Characteristics of a Projectile's Trajectory There are the two components of the projectile's motion – horizontal and vertical motion. These two perpendicular components of motion are independent of each other, which means one component does not affect the other component.perpendicular components of motion are independent of each other

Horizontally Launched Projectile

Non-Horizontally Launched Projectiles

Horizontal components

Vertical components

Projectile components There are two components in projectile motion: horizontal and vertical. These two components are independent of each other. Since the only force acting on the projectile is gravity, which is in the vertical downward direction, it cause vertical acceleration only. The projectile’s vertical motion is the same as if it is in free fall with a y = -g, the vertical velocity changes by -9.81 m/s every second. There is no force acting on the projectile in horizontal direction. The horizontal acceleration is zero. The horizontal motion is only affected by inertia, which means its horizontal velocity is constant.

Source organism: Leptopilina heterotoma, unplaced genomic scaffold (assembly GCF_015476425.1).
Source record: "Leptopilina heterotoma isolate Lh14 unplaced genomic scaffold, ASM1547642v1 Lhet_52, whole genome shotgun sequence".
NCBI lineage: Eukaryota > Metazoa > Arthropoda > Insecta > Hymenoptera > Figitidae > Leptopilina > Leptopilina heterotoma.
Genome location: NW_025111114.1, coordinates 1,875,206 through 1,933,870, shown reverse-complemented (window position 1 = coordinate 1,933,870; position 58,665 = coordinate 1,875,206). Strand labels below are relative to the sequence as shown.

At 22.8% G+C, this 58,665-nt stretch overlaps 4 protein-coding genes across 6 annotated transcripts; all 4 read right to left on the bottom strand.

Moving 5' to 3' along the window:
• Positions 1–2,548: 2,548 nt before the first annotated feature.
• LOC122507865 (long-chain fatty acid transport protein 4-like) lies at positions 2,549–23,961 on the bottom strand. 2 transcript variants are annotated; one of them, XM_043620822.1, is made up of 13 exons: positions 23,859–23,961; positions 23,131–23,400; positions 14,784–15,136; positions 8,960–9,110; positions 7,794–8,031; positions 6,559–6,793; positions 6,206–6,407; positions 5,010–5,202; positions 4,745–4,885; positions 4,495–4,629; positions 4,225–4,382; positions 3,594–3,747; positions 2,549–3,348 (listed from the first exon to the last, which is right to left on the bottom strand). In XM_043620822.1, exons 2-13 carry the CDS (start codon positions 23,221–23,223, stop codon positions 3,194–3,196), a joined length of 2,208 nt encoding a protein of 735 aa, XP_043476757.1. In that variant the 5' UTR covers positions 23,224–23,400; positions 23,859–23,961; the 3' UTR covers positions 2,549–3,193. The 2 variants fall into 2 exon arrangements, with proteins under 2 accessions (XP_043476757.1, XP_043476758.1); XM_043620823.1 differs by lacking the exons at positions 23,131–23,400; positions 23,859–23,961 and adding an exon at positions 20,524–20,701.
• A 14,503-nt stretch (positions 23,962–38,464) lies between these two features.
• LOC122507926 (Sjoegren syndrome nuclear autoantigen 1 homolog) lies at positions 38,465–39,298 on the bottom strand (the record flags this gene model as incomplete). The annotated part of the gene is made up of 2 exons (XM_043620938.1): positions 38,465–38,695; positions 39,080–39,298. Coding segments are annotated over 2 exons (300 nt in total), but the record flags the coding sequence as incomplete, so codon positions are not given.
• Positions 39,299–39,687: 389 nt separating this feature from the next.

Horizontal Motion Vertical Motion Forces (Present? - Yes or No) (If present, what dir'n?) No Yes The force of gravity acts downward Acceleration (Present? - Yes or No) (If present, what dir'n?) No Yes "g" is downward at 9.81 m/s/s Velocity (Constant or Changing?) Constant Changing (by -9.81 m/s each second) Horizontal and vertical components are independent of each other. Change of horizontal speed does not affect vertical motion. Change of vertical speed does not affect horizontal motion.

What we know about projectile motion A projectile is any object upon which the only force is gravity, Projectiles travel with a parabolic trajectory due to the influence of gravity, There are no horizontal forces acting upon projectiles and thus no horizontal acceleration, The horizontal velocity of a projectile is constant (a never changing in value), There is a vertical acceleration caused by gravity; its value is 9.81 m/s/s, down, The vertical velocity of a projectile changes by 9.81 m/s each second, The horizontal motion of a projectile is independent of its vertical motion.

Describing Projectiles with Numbers: Horizontal and Vertical Velocity HORIZONTALLY LAUNCHED PROJECTILE Horizontal and Vertical Velocity Horizontal components: vertical components: Object dropped from rest

Timeaxax ayay vxvx vyvy 0 s0-9.81 m/s 2 +20 m/s,0 1 s0-9.81 m/s 2 +20 m/s-9.8 m/s, 2 s0-9.81 m/s 2 +20 m/s-20 m/s, 3 s0-9.81 m/s 2 +20 m/s-29 m/s, 4 s0-9.81 m/s 2 +20 m/s-39 m/s 5 s0-9.81 m/s 2 +20 m/s-49 m/s, Example: cannon ball is launched horizontally at 20. m/s to the right (+) at time t = 0.0 s. Fill in the blanks.